|sci.lang.japan FAQ / 3. Word origins|
Nihon appeared in Chinese history during the Tang (Japanese Tou, 唐) dynasty, when at the end of 7th century a delegation from Japan introduced their country as Nihon. In about 605, Prince Shotoku, the then Regent of Japan (the Empress was Suiko), sent a mission to China with a letter in which he called himself `the Emperor of the Land in which the Sun rises'. So, the notion of Nihon might have originated in this period. The reading of the message in Japanese is:
Hi iduru tokoro no Tensi, Sho wo Hi bossuru tokoro no Tenshi ni itasu. Tsutsuga nakiya?which means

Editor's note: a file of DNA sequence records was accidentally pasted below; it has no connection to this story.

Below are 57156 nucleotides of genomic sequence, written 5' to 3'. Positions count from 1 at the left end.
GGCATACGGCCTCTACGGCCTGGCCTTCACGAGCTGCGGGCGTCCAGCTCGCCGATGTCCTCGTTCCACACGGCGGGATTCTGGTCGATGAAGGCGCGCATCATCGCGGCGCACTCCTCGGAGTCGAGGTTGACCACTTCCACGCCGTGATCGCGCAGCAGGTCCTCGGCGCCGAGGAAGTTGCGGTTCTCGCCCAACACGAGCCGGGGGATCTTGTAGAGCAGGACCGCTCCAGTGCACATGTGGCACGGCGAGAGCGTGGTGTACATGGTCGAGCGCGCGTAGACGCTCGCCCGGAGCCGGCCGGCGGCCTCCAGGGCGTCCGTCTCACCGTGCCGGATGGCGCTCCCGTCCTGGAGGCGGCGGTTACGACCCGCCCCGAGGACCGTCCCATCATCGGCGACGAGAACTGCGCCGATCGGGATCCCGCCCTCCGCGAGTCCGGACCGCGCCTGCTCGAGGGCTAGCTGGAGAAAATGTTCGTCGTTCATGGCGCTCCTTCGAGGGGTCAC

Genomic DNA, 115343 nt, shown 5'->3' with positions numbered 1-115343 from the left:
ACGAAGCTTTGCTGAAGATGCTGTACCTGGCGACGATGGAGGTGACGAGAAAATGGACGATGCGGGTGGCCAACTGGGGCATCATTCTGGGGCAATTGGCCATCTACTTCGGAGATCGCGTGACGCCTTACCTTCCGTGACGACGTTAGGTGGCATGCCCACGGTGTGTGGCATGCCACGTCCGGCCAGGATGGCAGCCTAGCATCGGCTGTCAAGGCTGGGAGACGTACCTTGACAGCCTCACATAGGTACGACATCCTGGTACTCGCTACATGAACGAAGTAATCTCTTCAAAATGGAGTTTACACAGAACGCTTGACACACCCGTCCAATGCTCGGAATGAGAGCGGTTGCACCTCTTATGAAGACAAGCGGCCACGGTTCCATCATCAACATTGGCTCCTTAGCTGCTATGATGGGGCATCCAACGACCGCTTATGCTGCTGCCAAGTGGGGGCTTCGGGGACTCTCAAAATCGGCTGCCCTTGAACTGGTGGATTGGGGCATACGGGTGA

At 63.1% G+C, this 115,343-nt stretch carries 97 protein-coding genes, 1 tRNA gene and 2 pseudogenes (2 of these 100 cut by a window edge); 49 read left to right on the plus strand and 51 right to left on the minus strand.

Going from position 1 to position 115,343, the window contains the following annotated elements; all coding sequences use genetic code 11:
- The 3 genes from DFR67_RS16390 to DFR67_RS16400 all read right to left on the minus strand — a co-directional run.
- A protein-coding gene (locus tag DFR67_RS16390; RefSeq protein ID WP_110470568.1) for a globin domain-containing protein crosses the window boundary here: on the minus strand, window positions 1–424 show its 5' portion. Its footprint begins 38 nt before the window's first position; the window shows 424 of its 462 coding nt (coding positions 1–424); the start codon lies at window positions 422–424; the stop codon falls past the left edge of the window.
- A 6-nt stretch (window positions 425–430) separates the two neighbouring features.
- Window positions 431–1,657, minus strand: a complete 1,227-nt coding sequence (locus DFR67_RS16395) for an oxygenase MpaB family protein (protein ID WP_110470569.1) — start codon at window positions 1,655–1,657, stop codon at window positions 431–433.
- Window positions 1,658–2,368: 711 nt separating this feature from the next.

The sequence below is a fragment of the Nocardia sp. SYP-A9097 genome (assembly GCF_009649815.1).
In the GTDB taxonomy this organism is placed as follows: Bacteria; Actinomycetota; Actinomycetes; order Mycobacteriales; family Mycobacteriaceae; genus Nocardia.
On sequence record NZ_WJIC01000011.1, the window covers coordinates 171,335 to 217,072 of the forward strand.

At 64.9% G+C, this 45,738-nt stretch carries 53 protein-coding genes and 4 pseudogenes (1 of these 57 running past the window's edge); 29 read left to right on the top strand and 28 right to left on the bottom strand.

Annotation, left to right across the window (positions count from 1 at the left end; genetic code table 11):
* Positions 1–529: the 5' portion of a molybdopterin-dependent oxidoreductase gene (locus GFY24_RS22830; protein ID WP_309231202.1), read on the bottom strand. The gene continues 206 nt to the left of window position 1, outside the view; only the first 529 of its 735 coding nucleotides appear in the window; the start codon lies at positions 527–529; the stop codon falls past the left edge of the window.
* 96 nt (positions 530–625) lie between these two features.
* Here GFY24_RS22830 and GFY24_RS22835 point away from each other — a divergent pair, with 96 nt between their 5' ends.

"The Emperor of the land where Sun rises sends a letter to the Emperor of the land where Sun sets. Are you healthy?"Having read the letter, the Emperor of China became angry, and ordered such barbarian things not to be shown to him.
This letter was sent in the early period of the 7th century, either 605, 608 or 612. The message is recorded in the official history book of the Sui (in Japanese Zui, 隋) dynasty.
This answer was edited from posts by very many people. Special thanks to NAKANO Yasuaki and Bart Mathias for several corrections and additions.
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